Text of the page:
Walter E. Williams

If it is one's vision that an employer must have a fixed number of workers to do a particular job, it makes sense to help workers by mandating higher wages. The same number of workers will be hired earning higher wages and the only difference is that employers will earn lower profits. Other people with the same desire to help low-wage workers will argue against minimum wage increases because they have a more realistic vision of how the world operates. They recognize that there is not a fixed number of workers necessary to get a particular job done. The employer can substitute capital for labor -- automate. If employers do hire the same number of workers with higher wages and try to shift the higher cost on to the product price, consumers can purchase substitute goods, including goods from foreign producers. Finally, employers can relocate to cheaper-wage countries. These and other responses to higher wages reduce employment.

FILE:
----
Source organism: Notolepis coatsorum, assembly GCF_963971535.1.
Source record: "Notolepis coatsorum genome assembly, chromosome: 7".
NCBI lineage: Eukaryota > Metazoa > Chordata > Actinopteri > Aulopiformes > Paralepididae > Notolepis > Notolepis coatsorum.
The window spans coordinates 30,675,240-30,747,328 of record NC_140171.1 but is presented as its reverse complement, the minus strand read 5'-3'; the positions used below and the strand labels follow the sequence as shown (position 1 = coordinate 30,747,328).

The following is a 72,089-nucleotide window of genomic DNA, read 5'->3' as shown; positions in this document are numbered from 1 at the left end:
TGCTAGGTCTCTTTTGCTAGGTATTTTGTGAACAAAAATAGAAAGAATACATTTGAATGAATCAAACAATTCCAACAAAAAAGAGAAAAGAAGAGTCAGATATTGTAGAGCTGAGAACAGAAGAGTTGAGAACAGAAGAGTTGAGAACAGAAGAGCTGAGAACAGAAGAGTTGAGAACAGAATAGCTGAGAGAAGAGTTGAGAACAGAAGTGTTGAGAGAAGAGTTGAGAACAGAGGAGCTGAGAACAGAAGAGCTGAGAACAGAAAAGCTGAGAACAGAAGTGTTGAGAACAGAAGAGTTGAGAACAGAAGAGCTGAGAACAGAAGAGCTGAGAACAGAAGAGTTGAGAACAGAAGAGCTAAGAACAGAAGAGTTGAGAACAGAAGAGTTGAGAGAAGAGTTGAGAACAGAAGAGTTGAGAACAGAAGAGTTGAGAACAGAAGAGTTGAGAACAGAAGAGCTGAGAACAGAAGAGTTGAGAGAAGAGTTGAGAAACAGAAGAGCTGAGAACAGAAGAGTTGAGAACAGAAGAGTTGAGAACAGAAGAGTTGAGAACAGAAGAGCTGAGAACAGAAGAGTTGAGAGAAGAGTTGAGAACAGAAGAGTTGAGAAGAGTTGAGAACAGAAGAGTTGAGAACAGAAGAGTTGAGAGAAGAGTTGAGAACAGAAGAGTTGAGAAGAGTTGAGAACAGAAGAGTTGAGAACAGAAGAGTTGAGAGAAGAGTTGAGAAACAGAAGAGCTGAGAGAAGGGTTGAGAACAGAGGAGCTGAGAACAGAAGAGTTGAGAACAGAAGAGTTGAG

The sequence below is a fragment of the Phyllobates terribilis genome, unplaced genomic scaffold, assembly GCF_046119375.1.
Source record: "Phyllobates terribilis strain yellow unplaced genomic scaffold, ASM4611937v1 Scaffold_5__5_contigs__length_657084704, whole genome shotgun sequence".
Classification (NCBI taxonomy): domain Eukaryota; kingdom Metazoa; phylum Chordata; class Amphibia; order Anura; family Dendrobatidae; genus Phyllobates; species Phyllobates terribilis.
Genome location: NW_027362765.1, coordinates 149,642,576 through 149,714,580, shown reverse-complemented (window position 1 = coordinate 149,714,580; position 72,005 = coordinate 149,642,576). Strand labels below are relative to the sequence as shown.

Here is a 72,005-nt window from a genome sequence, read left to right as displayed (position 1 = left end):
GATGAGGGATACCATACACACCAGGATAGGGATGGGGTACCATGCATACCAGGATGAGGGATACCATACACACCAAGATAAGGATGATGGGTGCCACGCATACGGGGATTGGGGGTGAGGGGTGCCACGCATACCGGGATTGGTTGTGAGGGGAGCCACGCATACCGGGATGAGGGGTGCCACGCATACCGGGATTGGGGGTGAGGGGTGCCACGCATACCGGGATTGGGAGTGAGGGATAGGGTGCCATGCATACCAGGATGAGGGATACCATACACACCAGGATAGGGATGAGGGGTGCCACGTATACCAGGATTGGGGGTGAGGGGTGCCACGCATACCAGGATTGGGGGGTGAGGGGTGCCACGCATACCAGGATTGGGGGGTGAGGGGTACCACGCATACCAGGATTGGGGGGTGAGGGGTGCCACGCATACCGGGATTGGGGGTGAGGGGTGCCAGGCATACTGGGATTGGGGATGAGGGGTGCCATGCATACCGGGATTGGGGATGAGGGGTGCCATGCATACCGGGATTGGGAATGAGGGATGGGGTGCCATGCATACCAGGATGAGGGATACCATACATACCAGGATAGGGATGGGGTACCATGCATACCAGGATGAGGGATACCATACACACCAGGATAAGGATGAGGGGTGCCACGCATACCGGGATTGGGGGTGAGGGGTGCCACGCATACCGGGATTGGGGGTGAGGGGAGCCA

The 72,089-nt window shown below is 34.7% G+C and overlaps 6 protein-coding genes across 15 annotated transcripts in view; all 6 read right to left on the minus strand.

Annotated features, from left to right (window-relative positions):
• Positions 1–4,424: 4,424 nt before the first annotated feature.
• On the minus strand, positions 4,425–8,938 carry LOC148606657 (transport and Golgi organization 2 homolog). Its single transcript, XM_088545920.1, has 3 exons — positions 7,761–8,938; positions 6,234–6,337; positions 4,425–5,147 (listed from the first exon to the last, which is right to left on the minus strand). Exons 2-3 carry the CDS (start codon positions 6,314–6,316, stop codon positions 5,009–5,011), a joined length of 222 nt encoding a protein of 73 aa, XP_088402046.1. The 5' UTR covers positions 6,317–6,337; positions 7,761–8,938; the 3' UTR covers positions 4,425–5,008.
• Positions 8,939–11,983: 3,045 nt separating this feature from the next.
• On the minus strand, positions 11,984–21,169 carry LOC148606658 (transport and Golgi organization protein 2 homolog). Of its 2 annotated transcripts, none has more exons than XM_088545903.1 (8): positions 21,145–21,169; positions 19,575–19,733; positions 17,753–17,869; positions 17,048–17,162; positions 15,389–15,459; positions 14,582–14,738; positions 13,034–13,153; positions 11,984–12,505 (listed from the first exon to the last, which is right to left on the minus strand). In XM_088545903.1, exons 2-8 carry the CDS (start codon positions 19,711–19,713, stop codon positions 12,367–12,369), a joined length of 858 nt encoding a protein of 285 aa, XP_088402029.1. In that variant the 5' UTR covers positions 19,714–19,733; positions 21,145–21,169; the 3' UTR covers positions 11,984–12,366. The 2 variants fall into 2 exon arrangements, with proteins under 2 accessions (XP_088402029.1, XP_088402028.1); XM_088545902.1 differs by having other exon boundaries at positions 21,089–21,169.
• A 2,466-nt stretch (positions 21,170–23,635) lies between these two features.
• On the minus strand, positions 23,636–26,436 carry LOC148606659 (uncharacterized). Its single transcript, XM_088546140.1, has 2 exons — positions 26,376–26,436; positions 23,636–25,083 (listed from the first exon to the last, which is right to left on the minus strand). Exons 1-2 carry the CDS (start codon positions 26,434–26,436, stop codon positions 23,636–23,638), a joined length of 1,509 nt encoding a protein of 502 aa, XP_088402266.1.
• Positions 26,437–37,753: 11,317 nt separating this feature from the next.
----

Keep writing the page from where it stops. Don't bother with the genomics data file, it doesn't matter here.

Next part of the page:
Poor people are not poor because of low wages. For the most part, they're poor because of low productivity, and wages are connected to productivity. Congress can easily mandate higher wages, but they cannot mandate higher worker productivity or that employers hire a particular worker in the first place. The late Sen. Ted Kennedy, echoing the vision of many, said in his support of higher minimum wages, "I believe that anyone who works 40 hours a week, 52 weeks a year, should not live in poverty in the richest country in the world." It's breathtakingly stupid to think of minimum wages as an anti-poverty tool. If it were, poverty in places such as Haiti, Ethiopia and Bangladesh could be instantly eliminated simply by proposing that these country's legislators mandate a higher minimum wage. I'm wondering whether the Obama administration has proposed a $7.25 minimum wage as part of the cure to Haiti's poverty.


Walter E. Williams

Dr. Williams serves on the faculty of George Mason University as John M. Olin Distinguished Professor of Economics and is the author of 'Race and Economics: How Much Can Be Blamed on Discrimination?' and 'Up from the Projects: An Autobiography.'
 
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